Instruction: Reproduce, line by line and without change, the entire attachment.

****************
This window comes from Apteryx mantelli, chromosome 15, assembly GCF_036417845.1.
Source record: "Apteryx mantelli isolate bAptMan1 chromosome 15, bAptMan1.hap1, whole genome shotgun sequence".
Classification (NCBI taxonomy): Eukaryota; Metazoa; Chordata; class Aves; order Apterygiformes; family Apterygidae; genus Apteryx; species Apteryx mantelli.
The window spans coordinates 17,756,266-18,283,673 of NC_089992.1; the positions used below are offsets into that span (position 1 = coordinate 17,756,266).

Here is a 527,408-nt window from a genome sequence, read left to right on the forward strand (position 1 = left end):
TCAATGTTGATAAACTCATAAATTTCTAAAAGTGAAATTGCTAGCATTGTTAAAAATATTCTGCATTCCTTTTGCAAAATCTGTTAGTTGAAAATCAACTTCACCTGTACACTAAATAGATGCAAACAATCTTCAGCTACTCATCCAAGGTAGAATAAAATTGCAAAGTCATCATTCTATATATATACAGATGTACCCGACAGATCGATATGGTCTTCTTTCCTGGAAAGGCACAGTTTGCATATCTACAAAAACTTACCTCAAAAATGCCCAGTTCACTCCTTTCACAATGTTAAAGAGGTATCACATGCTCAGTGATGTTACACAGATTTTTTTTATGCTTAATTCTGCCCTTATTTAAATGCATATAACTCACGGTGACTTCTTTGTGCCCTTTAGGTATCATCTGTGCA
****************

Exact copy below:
This window comes from Apteryx mantelli, chromosome 15, assembly GCF_036417845.1.
Source record: "Apteryx mantelli isolate bAptMan1 chromosome 15, bAptMan1.hap1, whole genome shotgun sequence".
Classification (NCBI taxonomy): Eukaryota; Metazoa; Chordata; class Aves; order Apterygiformes; family Apterygidae; genus Apteryx; species Apteryx mantelli.
The window spans coordinates 17,756,266-18,283,673 of NC_089992.1; the positions used below are offsets into that span (position 1 = coordinate 17,756,266).

Here is a 527,408-nt window from a genome sequence, read left to right on the forward strand (position 1 = left end):
TCAATGTTGATAAACTCATAAATTTCTAAAAGTGAAATTGCTAGCATTGTTAAAAATATTCTGCATTCCTTTTGCAAAATCTGTTAGTTGAAAATCAACTTCACCTGTACACTAAATAGATGCAAACAATCTTCAGCTACTCATCCAAGGTAGAATAAAATTGCAAAGTCATCATTCTATATATATACAGATGTACCCGACAGATCGATATGGTCTTCTTTCCTGGAAAGGCACAGTTTGCATATCTACAAAAACTTACCTCAAAAATGCCCAGTTCACTCCTTTCACAATGTTAAAGAGGTATCACATGCTCAGTGATGTTACACAGATTTTTTTTATGCTTAATTCTGCCCTTATTTAAATGCATATAACTCACGGTGACTTCTTTGTGCCCTTTAGGTATCATCTGTGCA